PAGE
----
The Cat Creek Energy & Water Storage Power Station is a large-scale water storage and fully integrated renewable energy Trybrid©[1] project located on 22,300 acres of private ranch land in Elmore County, Idaho. At its centerpiece is Off-Stream Pumped Storage Hydropower (OS-PSH). The Project will pair the existing federal Anderson Ranch Reservoir on the South Fork of the Boise River with a new Upper Reservoir located on private ranchlands. It is located 25 miles north northeast of Mountain Home, Idaho. The Project components include:

The deliberate configuration of multi-technology power generation and dual function storage project provides mutually beneficial solutions to the two major challenges facing the American West as a result of attempts to cope with the effects of climate change.  One involves storing water, the other storing electrons. The first has to do with the fact that until recently, snowpack has been by far the most cost-effective and efficient way to store water. Unfortunately, Western snowpack is decreasing rapidly and melting earlier from one decade to the next, leading paradoxically to more widespread and damaging spring flood conditions and late summer drought. The second problem has to do with the fact that the main forms of clean and renewable energy generation to mitigate climate change – wind and solar – are intermittent and need an ever-ready resource to supply power when they cannot. They are incapable of meeting demand for electricity on an around-the-clock basis; the decades-old solution installation of expensive and inefficient natural gas “back-up” and “peaking” plants is subject to volatile fuel price shifts and continues to contribute to carbon and polluting emissions.

The only available, environmentally acceptable, time-tested solution to the first challenge is to store as much early snowpack melt as possible in large, off-stream reservoirs. Similarly, the only available, environmentally acceptable, time-tested solution to the second challenge is to use the water stored to generate electricity needed to balance Variable Renewable Energy (solar & wind) resource supply and demand for it. In turn, the generation of electricity will help defray much of the needed water storage costs for water ratepayers.   Western water-storage projects of the 1930’s had the same basic concept at their core. But almost all of them involved interrupting the natural flow of rivers by damming them which had a number of harmful ecological impacts. The CCE Project is Off-Stream, drawing its water during spring run-off from an existing Bureau of Reclamation reservoir, and thus it avoids the environmental costs of dams while nevertheless offering benefits on the same scale.[1]2 The water is cycled between a new Upper Reservoir using power generated on-site by wind turbines, PV solar arrays, and off-site renewable energy resources. Roughly 20% of the water in the new reservoir is dedicated for minimum pool levels for electrical generation. The remaining 80% can be used to store kinetic energy and to supply water as needed to the surrounding area. With a design life of 100 years, it will serve generations to come.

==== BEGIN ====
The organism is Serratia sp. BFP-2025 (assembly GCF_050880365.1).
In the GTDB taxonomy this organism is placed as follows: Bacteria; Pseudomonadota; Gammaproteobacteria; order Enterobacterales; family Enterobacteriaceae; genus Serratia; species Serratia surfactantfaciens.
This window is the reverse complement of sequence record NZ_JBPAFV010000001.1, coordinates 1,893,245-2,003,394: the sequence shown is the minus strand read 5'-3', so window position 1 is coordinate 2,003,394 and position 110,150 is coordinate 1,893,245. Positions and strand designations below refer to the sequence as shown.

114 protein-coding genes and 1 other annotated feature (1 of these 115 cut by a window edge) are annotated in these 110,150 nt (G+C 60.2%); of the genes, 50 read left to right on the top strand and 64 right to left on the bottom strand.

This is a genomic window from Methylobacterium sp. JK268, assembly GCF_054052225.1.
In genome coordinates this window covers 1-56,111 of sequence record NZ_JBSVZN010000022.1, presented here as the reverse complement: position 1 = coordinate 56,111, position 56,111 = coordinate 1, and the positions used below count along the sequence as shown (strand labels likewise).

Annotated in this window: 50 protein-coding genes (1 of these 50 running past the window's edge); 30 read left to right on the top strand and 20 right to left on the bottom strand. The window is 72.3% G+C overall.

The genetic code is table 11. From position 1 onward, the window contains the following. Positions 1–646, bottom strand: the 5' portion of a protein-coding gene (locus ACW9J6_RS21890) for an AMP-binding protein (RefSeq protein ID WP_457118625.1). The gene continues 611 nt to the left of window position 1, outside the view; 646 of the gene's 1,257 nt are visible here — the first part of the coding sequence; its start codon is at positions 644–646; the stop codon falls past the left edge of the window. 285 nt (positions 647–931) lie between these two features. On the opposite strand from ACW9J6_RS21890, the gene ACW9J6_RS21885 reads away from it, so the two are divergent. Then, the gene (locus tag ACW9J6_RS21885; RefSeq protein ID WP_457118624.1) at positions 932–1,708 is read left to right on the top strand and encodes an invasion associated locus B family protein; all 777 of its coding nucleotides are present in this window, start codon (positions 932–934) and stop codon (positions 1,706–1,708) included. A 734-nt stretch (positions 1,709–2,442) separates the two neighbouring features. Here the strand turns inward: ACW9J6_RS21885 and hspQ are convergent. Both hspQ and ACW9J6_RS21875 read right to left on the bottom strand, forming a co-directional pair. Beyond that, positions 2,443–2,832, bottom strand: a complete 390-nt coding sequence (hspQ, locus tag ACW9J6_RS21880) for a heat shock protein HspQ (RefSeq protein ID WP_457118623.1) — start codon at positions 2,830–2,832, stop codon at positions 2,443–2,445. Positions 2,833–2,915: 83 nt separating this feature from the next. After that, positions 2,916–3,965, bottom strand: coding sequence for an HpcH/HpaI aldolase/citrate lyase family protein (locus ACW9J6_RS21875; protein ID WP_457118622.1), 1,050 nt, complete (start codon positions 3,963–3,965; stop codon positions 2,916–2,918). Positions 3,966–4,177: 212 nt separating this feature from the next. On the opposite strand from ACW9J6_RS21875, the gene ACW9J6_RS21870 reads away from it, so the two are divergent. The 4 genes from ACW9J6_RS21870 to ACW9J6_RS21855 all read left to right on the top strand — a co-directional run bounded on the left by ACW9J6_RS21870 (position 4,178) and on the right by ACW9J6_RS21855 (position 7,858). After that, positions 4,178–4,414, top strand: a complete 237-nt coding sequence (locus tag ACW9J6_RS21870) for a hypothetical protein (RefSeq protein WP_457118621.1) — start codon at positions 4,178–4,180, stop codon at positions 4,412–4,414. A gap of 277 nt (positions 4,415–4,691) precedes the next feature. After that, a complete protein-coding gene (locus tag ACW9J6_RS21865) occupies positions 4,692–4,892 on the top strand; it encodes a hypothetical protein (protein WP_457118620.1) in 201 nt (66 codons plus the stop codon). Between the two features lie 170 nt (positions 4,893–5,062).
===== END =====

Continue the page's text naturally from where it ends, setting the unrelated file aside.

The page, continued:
The Project represents a dramatic shift in addressing the increase in flooding and drought conditions, to give surety and integrity of product through transforming renewable energy into reliable energy for the Western transmission grid, and to protect and preserve the local environment in which it is implemented. It also provides significant local employment opportunities, increases the local, state, and federal tax base, and provides ways in which to replenish depleted local aquifers in Southwest Idaho.

Stanley Kocon, President and CEO of Voith Hydro America, the oldest and largest hydro turbine manufacturer in the country, had this to say about it:

This project will be the most advanced large-scale, fully integrated energy and water storage project ever constructed in the U.S. and we’re excited to be partnered with Cat Creek Energy right from the start.

Idaho Congressional Representative Mike Simpson responded in kind: “Cat Creek Energy’s agreement with one of the world’s largest hydropower companies is a welcome milestone in this Idaho business’ effort to build its advanced pumped storage energy and water storage project in Elmore County. The project will bring hundreds of good paying construction and operational jobs and other economic benefits to Idaho.

[1] The Trybrid technology integrates Variable Renewable Energy (“VRE”) Resources, in wind and PV solar, ternary designed hydro-turbines (“T-PSH”), and Large Volume, Long Duration energy storage (:LVLD”) into a seamless multi-function capacity and energy delivery power station.

[2] By continually cycling water between its new Upper Reservoir and the much larger Anderson Ranch Reservoir on the South Fork of the Boise River, it also allows for a more efficient use of the water resource. How much more efficient? Using much less water, and with a much smaller environmental footprint, the Project will produce a maximum of 72% of the total GWh annually using only 58% of the nameplate capacity of the iconic run-of-the-river Bonneville Dam on the Columbia River in Oregon.